Dwelling together: Parashat Balak (Numbers 22:2-25:9)

My father, originally from a small-town farm in Kansas, converted to Judaism when I was a young child. You can imagine that my seder table looks a lot like many American seder tables. Ours hosts a grand mixture of people — religiously, ethnically, socially and politically diverse. My congregational family at Temple Israel of Hollywood reflects the same. The Jewish communities I occupy are, at their core, wonderfully varied. 

And so, as I read anew these words of blessing uttered by the diviner Balaam in this week’s Torah portion, Balak, they struck a chord in me. Looking over their encampment, Balaam says about the Israelites, “As I see them from the mountain tops, Gaze on them from the heights: There is a people that dwells apart, Not reckoned among the nations” (Numbers 23:9). 

At first glance, I would be hard pressed to find a verse less descriptive of the Jewish communities I have come to know in my lifetime. The Jewish orbits I occupy intentionally intersect with the communities surrounding them and value interfaith, outreach and justice actions that seek to do so in deeper ways. The Jewish world I know is not one set apart or disconnected. And yet, I believe there is a deeper message in this verse that is meant to serve as a call to action for us today.

When I began my work as a congregational Jewish educator seven years ago, I understood the value of relationship to be the primary value informing my work. I saw it as my role and the role of the synagogue to help individuals and families find deeper connections — to connect deeper with their truest selves, with each other, with their tradition, with sacred text and with God. Seven years later, I believe that this focus on relationship requires more attention.

What Balaam once uttered as words of blessing, I read today as a timely call for communal self-reflection: “There is a people that dwells apart, Not reckoned among the nations.” Within our Jewish communities, within our families and among our friends are those who continue to feel outside, set apart and not included. Who stand aside. 

Beyond the value of relationship, I now speak of the value of inclusion. It is my mission to help invite inward those who stand on the fringes. We might have diversity within our Jewish communities, yet diversity and difference without the hard work that it takes to bind all of us together misses something crucial. 

I believe it is our collective responsibility to notice and respond to those among us who feel apart and outside, and help draw them in. Relationships are the starting point. Inclusion is the end goal.

In 2006, writing in a Christian context, Bishop Carlton Pearson released the controversial work “The Gospel of Inclusion.” In this book and in a series of teachings leading up to its publication, Pearson radically claimed that all people are saved, not just Christians. This belief ran so deeply contrary to his community’s belief that Pearson lost his church and many of his friends and connections. Despite the personal toll, Pearson saw this gospel as something he had to spread.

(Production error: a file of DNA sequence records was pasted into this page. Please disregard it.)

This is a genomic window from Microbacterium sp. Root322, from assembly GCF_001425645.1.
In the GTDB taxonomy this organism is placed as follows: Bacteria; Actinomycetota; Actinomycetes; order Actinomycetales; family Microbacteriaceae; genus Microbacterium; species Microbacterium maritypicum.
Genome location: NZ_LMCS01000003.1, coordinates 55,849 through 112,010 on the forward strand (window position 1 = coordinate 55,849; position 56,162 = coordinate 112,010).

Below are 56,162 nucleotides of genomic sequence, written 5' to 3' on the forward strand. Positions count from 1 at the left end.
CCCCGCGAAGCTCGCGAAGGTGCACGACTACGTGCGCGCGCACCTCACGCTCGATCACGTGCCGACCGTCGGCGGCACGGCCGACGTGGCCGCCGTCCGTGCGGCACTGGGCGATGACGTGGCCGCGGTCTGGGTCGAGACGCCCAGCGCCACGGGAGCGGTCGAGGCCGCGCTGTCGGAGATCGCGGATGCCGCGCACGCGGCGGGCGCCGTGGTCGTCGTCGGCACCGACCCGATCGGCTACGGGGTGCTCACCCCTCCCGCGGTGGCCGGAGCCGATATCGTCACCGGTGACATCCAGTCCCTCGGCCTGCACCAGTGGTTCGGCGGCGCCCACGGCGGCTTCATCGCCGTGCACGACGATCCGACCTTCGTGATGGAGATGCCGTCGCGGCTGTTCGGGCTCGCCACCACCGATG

As I read Pearson’s work, I kept thinking to myself: I never thought of inclusion as being so radical a concept. But, of course it is. Balaam’s words of blessing/warning tell us all we need to know: Among the tents we erect and dwell in today, we have the power to isolate or include. The potential for exclusion lies not just in Jewish communities’ interactions with the larger world, but in our treatment of those within our own communities. 

There are too many within our midst who feel these very sentiments today. Those who sit next to us in shul, feeling lost or alone. Those who sense insurmountable hurdles keeping them from Torah or from God. Those who want to come in, but who have not yet figured out how to reach the center. I would guess that we have all known moments of exclusion and know firsthand the power of feeling included.

Indeed, “There is a people that dwells apart, Not reckoned among the nations.” But we are no longer in conflict with the Moabites and we have not just done battle with the Amorites. As we read these words of Torah this week, may we look inward and around our own communities. May we identify those in our lives (and it may very well be ourselves) who are seeking deeper connection, who are looking to be brought in, or who dwell yet outside. May we utter and accept words of invitation. 

Inclusion requires very real work: listening and responding, learning and teaching, noticing absences and reaching out, naming barriers and helping to overcome them. The work of inclusion is also deeply rewarding: shared meals and shared stories, tables expanded and hands extended. The work of inclusion is powerful, as it allows us to illuminate ourselves as present and illuminate others within a deeper presence. Even in Los Angeles, we can be neighbors.

Let this be a Shabbat of inclusion. For as we look anew from the mountaintops and gaze once again from the heights, we may yet see a new vision of Israel.

Rabbi Jocee Hudson is rabbi educator at Temple Israel of Hollywood (tioh.org), a Reform congregation.